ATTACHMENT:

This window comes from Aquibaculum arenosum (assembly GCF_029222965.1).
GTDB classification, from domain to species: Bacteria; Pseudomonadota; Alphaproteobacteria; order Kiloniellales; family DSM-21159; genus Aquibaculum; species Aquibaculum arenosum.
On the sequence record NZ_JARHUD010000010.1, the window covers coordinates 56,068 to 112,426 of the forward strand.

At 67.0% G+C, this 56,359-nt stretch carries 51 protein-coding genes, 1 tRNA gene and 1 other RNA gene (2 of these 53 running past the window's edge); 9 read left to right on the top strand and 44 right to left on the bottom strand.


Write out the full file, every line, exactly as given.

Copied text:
This window comes from Aquibaculum arenosum (assembly GCF_029222965.1).
GTDB classification, from domain to species: Bacteria; Pseudomonadota; Alphaproteobacteria; order Kiloniellales; family DSM-21159; genus Aquibaculum; species Aquibaculum arenosum.
On the sequence record NZ_JARHUD010000010.1, the window covers coordinates 56,068 to 112,426 of the forward strand.

At 67.0% G+C, this 56,359-nt stretch carries 51 protein-coding genes, 1 tRNA gene and 1 other RNA gene (2 of these 53 running past the window's edge); 9 read left to right on the top strand and 44 right to left on the bottom strand.